Sometimes, on the road to the NCAA tournament, you've got to do things a bit unconventionally. You've got to win without your best player, win without your coach, win in a hostile environment, win ugly, win convincingly. There's never really a blueprint, just the notion that you have to do it. That's what teams that steel themselves for a deep run into March do for themselves late in the conference season.
That's what Arizona did.
Whenever the Wildcats' season ends, no one will look at the final score of their 63-57 win at No. 13 Utah on Saturday night and stamp it with the "Most Pleasant Win" title. Far from it. The game was ugly, slow-paced, bogged down by official review after official review after official review after …
You get the picture.
Bottom line was that it's a game that Arizona had every excuse in the book to use if it walked out of the Huntsman Center with a loss and a tie atop the Pac-12 standings. Instead, it didn't. It clawed its way back into the game, just as it appeared that the Utes were beginning to pull away. It did so with Stanley Johnson playing terribly and tethered to the bench for much of the final 10 minutes.
These are the nights were you chalk it up to things not going your way and tip your cap to the guys at the other end of the floor.
Thing is, teams that make runs to the Final Four and the national championship, don't have those nights. And that might be the biggest victory that Sean Miller's team can take away from Saturday night's game.
In the NCAA tournament, when the games are all about matchups and hot shooters and split-second tactical decisions, things can often unravel quickly. Teams with poor mental makeup don't know how to react, make a bad situation worse and just like that, you're on your way back home the victim of an early-round upset.
While Arizona has lived among the cream of the crop all season long, there was a bit of a question mark as to whether or not this team had that ability to get past the bad breaks of a game to pull it out of the fire. Last year's team had significantly more pro talent than this year's squad and the results showed it: a No. 1 seed in the NCAAs, Pac-12 regular-season title, 30 wins entering the tournament.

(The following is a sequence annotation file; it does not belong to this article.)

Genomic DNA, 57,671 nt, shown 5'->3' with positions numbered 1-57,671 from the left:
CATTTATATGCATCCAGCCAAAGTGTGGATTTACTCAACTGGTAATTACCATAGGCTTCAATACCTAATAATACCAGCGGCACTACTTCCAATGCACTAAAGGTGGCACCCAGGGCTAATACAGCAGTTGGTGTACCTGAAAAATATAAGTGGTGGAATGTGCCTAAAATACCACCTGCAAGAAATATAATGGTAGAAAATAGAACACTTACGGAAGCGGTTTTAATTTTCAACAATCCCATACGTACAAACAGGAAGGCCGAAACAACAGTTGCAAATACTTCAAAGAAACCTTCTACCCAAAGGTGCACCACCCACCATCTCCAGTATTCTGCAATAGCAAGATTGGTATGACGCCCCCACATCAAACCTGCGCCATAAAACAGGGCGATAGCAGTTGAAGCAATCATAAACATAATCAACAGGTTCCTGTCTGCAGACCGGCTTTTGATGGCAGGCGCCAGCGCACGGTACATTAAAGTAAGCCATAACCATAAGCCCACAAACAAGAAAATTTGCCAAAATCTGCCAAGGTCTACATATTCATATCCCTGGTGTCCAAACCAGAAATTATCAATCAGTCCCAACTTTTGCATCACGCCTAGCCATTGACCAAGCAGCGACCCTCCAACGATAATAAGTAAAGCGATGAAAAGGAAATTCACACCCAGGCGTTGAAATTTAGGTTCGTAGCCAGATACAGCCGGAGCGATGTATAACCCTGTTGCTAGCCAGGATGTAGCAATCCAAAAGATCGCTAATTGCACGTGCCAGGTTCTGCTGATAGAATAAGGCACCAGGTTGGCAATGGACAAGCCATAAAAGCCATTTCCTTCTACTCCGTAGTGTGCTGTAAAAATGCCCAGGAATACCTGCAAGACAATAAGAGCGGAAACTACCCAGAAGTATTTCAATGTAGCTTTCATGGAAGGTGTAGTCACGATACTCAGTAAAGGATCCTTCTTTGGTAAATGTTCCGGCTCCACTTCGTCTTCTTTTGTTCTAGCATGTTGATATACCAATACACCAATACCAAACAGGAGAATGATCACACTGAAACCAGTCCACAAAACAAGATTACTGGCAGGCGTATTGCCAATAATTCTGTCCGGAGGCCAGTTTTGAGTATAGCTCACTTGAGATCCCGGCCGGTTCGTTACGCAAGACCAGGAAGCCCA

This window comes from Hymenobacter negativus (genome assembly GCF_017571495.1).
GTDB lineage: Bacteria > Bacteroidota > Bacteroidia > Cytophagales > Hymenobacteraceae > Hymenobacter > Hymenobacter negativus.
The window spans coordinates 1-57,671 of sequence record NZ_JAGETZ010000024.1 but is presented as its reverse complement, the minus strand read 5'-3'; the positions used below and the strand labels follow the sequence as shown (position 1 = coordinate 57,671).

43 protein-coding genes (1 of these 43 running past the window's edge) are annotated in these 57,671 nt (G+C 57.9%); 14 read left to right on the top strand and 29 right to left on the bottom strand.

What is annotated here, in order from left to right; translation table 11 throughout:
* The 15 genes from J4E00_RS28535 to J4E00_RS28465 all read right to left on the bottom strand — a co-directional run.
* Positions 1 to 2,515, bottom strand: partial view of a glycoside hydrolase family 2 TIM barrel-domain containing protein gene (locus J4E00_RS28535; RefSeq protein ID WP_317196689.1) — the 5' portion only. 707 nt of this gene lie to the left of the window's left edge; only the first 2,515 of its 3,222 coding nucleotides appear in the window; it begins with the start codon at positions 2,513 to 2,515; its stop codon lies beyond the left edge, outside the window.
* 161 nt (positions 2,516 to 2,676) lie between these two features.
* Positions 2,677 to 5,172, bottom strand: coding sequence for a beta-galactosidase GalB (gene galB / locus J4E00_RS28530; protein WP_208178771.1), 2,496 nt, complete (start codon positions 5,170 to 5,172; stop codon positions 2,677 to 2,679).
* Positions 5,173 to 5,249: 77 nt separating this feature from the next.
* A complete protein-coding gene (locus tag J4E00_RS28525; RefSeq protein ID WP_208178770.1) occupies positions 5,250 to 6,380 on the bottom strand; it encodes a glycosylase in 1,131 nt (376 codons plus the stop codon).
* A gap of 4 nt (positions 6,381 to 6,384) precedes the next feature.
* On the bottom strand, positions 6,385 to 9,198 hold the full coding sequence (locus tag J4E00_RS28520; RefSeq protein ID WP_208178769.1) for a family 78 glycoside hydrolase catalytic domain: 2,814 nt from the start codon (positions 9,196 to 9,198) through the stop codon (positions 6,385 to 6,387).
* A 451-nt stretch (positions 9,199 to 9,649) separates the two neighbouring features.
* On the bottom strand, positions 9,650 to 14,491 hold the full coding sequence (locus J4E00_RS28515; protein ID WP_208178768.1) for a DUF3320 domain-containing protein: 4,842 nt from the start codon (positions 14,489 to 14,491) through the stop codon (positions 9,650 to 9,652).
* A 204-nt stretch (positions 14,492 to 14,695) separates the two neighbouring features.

But the toughness required to win it all? That was debated and ultimately answered, in a one-point loss in the West Regionl final against second-seeded Wisconsin.
This year's Arizona team was different. Talented, yes, but not overflowing enough to overcome mental mistakes. Its 12-0 start masked a lot, but the loss at UNLV on Dec. 23 unearthed some flaws. So did the Jan. 11 loss at Oregon State. And then the hideous road loss at Arizona State on Feb. 7.
Clinching a share of the Pac-12 title will be a nice moment to take away from this game for Miller's team. The conference hasn't been overwhelmingly terrific, but good enough to provide NCAA-rigorous tests most nights. But this was the only place that Arizona was going to be able to find out if it had the wherewithal to rescue a game on the ropes before it heads into the NCAA tournament.
The pieces to the puzzle were somewhat unexpected: Gabe York contributing valuable minutes with Johnson's struggles (and scoring 12 off the bench), out-rebounding Utah by nine and getting almost 43 percent of its offense from the free-throw line. They held Utah's star, Delon Wright, to 3-of-10 shooting—although finished with 17 points—including allowing him to touch the ball once on the Utes' final three possessions.
Conventional? For Arizona, not really.
For a team poised to make a deep run in the NCAA tournament?